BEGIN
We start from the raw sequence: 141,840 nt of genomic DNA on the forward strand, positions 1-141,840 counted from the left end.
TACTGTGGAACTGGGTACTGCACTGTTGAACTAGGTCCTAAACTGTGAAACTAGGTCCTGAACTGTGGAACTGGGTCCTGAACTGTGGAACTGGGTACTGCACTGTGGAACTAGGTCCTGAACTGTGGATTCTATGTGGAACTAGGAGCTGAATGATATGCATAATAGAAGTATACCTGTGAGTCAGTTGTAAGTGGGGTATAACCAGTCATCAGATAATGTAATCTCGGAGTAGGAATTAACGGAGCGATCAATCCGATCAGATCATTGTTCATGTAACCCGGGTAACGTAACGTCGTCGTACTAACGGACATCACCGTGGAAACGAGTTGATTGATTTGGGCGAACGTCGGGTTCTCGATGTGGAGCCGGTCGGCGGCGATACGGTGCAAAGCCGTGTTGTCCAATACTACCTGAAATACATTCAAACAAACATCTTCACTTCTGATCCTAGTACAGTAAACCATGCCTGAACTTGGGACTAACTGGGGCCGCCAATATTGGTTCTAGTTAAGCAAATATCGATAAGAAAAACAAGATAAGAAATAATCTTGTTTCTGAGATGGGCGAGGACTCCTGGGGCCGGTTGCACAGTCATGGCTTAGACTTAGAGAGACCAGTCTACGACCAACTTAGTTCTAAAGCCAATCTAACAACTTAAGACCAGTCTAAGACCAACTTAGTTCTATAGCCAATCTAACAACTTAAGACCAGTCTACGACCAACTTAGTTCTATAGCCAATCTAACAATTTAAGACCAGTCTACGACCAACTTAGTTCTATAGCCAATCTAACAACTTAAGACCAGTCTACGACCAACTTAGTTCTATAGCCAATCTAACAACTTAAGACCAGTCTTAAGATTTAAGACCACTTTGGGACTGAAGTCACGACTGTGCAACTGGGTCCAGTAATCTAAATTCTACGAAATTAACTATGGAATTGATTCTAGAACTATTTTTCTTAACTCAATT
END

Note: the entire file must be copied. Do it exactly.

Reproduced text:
We start from the raw sequence: 141,840 nt of genomic DNA on the forward strand, positions 1-141,840 counted from the left end.
TACTGTGGAACTGGGTACTGCACTGTTGAACTAGGTCCTAAACTGTGAAACTAGGTCCTGAACTGTGGAACTGGGTCCTGAACTGTGGAACTGGGTACTGCACTGTGGAACTAGGTCCTGAACTGTGGATTCTATGTGGAACTAGGAGCTGAATGATATGCATAATAGAAGTATACCTGTGAGTCAGTTGTAAGTGGGGTATAACCAGTCATCAGATAATGTAATCTCGGAGTAGGAATTAACGGAGCGATCAATCCGATCAGATCATTGTTCATGTAACCCGGGTAACGTAACGTCGTCGTACTAACGGACATCACCGTGGAAACGAGTTGATTGATTTGGGCGAACGTCGGGTTCTCGATGTGGAGCCGGTCGGCGGCGATACGGTGCAAAGCCGTGTTGTCCAATACTACCTGAAATACATTCAAACAAACATCTTCACTTCTGATCCTAGTACAGTAAACCATGCCTGAACTTGGGACTAACTGGGGCCGCCAATATTGGTTCTAGTTAAGCAAATATCGATAAGAAAAACAAGATAAGAAATAATCTTGTTTCTGAGATGGGCGAGGACTCCTGGGGCCGGTTGCACAGTCATGGCTTAGACTTAGAGAGACCAGTCTACGACCAACTTAGTTCTAAAGCCAATCTAACAACTTAAGACCAGTCTAAGACCAACTTAGTTCTATAGCCAATCTAACAACTTAAGACCAGTCTACGACCAACTTAGTTCTATAGCCAATCTAACAATTTAAGACCAGTCTACGACCAACTTAGTTCTATAGCCAATCTAACAACTTAAGACCAGTCTACGACCAACTTAGTTCTATAGCCAATCTAACAACTTAAGACCAGTCTTAAGATTTAAGACCACTTTGGGACTGAAGTCACGACTGTGCAACTGGGTCCAGTAATCTAAATTCTACGAAATTAACTATGGAATTGATTCTAGAACTATTTTTCTTAACTCAATT